You’ve had a big argument with your partner and you’re both feeling pretty wounded, and keeping your distance from each other. Do you feel it’s time to think seriously about ending the relationship? Tell him you’re ready to talk when he is? Or, feel awful about some of the things you said? Of course, there is no right or wrong answer – it depends on where you’re coming from. You might jump from one answer to another but, deep down, one of the choices will feel more ‘familiar’ to you than the others.
It dawned on me a few years ago that many people fall into the category of blaming other people for everything (blamers) or, conversely, blaming themselves – I call these the ‘blamees’. Either can switch in a second from one position to the other, before settling into the place that feels like home.
Of course, there are the ‘balanced’ people who take full responsibility for their mistakes, but don’t take on everyone else’s to boot. The question here is – how do you get to this point?
Self-awareness has got to help enormously. Now you’ve answered the question, you may know which camp you fall into. Then again, you may not.
An imperfect match
Have another think. Is there anyone you’re blaming for something? What are you blaming yourself for? Write a list if it helps. As a Relate-trained couples counsellor, I learned about marital ‘fits’– when two people get together because consciously, and/or unconsciously, they ‘recognise’ each other, perhaps even before they know whether they take sugar in their tea.
Blamers and blamees tend to be subconsciously attracted to each other. Why wouldn’t they be? It suits a blamer to have someone on whom he or she can blame everything that goes wrong – and it fits in with the blamee, who is (unconsciously) used to taking the blame for everything that’s not right. It’s neat and tidy on the surface, but a horrendous mess underneath.
The root of the behaviour, for both Blamers and Blamees (B&Bs from now on), will undoubtedly go back to their upbringing. And, with a bit of detective work, it doesn’t take long to locate the problem.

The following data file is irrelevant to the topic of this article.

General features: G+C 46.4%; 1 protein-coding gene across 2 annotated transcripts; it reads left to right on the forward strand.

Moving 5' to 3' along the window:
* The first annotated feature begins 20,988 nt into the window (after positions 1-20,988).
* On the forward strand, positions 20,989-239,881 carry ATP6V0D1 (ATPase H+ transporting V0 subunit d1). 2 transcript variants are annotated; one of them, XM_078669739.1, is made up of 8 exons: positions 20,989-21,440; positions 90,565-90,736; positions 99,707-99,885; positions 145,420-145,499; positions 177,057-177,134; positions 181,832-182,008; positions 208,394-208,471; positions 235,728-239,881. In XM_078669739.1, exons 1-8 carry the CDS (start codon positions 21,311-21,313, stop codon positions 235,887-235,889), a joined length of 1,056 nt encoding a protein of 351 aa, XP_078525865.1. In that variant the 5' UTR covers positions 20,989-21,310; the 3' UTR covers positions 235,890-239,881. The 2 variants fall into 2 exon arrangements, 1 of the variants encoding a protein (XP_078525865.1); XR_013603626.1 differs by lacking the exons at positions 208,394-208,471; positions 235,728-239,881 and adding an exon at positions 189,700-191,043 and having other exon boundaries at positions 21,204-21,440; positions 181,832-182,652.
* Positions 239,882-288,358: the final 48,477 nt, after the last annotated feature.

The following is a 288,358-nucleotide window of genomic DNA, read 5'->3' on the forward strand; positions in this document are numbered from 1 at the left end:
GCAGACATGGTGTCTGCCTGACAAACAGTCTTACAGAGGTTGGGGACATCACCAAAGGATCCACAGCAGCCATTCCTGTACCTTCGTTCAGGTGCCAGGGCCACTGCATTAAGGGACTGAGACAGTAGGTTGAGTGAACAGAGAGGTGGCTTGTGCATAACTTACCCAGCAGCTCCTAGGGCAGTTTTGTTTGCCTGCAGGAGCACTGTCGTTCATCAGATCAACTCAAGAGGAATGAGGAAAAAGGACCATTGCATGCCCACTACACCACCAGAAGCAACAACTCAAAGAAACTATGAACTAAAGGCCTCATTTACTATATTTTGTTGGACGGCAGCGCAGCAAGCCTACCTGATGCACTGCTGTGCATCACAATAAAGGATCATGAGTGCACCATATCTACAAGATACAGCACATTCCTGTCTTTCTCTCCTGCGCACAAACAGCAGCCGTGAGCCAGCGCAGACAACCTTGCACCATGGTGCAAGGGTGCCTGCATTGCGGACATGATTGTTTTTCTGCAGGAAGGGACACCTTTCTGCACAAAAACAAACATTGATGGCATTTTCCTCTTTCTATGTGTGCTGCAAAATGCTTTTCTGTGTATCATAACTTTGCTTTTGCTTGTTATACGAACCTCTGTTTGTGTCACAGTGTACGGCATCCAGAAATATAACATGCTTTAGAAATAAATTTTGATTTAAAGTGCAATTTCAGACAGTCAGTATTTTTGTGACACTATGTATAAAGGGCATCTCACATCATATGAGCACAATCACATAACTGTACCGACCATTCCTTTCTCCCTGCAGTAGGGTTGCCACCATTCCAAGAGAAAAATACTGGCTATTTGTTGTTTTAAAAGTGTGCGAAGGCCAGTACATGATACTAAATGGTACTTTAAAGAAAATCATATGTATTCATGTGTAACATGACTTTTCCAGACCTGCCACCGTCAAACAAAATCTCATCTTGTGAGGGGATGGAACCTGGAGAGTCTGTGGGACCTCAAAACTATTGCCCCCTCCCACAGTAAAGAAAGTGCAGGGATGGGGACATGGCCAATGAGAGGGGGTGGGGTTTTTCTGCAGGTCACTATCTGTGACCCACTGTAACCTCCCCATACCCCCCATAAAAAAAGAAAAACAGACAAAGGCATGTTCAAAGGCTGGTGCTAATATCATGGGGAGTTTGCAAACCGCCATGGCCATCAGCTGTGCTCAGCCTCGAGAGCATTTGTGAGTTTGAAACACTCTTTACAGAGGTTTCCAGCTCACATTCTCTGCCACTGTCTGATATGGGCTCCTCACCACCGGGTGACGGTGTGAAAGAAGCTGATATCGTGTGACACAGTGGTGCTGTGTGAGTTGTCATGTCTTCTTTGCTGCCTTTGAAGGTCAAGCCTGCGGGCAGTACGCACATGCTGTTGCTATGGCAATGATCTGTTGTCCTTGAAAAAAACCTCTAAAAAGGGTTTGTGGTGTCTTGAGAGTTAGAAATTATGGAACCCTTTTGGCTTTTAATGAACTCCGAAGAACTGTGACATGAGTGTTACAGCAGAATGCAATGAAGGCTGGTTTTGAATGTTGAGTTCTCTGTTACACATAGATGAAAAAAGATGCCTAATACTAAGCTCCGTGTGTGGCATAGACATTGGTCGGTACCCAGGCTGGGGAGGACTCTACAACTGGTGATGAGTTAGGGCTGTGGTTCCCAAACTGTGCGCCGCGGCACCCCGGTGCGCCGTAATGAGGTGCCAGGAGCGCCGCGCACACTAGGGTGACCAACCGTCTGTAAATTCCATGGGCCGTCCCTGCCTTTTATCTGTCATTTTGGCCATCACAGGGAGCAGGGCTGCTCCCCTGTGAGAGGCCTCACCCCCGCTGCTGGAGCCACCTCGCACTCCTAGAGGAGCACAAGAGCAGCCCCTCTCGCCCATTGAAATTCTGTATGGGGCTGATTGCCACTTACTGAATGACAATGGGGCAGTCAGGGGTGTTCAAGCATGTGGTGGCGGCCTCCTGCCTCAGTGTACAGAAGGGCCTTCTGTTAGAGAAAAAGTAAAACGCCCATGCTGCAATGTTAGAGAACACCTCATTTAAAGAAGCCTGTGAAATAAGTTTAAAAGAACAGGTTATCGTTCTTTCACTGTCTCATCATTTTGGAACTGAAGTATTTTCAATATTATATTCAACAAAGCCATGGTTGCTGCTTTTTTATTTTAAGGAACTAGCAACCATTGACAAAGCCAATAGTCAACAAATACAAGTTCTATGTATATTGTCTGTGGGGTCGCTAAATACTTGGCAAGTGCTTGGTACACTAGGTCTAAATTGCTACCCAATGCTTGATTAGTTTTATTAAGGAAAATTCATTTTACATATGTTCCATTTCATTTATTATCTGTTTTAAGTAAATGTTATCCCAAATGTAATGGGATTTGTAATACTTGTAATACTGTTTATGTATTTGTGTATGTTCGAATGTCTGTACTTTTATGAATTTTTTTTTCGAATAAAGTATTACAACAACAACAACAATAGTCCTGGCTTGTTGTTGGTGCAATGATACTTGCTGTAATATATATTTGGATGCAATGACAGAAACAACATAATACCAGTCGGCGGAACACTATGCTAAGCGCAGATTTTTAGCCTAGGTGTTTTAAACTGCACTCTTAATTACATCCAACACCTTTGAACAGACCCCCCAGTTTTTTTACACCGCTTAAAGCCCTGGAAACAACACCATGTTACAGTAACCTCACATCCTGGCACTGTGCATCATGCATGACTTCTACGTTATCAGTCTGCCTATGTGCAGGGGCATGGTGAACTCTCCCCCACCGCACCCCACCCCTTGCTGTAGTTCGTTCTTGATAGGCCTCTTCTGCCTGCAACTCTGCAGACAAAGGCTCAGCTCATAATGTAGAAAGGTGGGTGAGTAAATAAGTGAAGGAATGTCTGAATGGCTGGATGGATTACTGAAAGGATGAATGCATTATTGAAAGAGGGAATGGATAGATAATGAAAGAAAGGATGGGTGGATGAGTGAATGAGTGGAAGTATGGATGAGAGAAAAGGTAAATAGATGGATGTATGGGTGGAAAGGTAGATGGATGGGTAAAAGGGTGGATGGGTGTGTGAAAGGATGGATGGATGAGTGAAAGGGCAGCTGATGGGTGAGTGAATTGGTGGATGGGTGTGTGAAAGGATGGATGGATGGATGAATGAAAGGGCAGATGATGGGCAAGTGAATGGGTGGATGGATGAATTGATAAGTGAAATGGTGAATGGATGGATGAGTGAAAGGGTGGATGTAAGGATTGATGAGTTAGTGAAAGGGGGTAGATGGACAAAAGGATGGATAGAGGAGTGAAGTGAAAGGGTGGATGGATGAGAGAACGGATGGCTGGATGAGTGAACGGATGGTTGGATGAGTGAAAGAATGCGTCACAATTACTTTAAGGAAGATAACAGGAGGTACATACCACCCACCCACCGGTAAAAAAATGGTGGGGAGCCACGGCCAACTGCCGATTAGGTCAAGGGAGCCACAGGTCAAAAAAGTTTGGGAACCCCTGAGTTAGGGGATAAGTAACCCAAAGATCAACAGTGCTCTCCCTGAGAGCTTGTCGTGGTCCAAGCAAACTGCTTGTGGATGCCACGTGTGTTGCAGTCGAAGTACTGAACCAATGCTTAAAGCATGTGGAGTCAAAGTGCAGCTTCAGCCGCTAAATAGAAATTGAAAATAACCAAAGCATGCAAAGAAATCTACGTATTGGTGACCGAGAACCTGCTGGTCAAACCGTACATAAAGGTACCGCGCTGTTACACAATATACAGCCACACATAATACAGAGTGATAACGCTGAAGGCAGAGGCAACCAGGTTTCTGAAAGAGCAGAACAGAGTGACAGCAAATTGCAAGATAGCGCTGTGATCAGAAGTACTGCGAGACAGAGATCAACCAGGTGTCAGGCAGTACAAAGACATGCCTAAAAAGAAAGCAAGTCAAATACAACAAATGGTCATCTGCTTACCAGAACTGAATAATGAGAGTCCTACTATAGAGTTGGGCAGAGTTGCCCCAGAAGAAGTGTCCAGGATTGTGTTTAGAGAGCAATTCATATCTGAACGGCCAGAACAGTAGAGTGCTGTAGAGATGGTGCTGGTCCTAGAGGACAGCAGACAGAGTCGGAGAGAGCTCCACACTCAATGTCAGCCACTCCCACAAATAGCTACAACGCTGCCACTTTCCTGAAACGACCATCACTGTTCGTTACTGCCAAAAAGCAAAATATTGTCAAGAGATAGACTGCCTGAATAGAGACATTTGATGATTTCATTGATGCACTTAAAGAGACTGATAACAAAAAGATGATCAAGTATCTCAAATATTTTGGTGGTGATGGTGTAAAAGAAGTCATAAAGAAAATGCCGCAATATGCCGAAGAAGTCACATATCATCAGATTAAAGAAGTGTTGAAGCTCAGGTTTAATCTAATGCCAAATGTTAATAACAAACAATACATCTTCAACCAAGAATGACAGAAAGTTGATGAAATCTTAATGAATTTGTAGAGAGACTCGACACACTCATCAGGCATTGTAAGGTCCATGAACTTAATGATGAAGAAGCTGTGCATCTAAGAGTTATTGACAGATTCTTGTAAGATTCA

Until recently, I fell into the blamee category. If something was wrong, then it must be my fault. I can see where it started but at last I know it in my heart, as well as in my head. A tragic fact of life is that children often blame themselves when their parents split up, unless it is handled with intelligence, knowledge and great sensitivity. My father left the family home when I was two years old and, up until that time, he’d been a doting parent. One minute, he was there and I had a safe, loving and secure home, then, suddenly, he was gone.
Sadly, he wasn’t good at visiting and then, when I was six years old, my little brother and I were sent to live with him and his new family for a year because our mother was ill. We barely knew him when we arrived, and I was traumatised over being separated from my mother. I’d lost one parent at the age of two, and had to go through it again at the age of six.
When I knew that my brother and I were finally going home to Mum, I was blissfully happy. However, I didn’t want Dad to know that, because I couldn’t bear to hurt his feelings. I realise now that I protected my parents from my anger. As an innocent child, who was given no proper explanation for these abandonments, it had to be my fault! If you lose one parent, and then another, in an insecure child’s world, what other reason could there possibly be?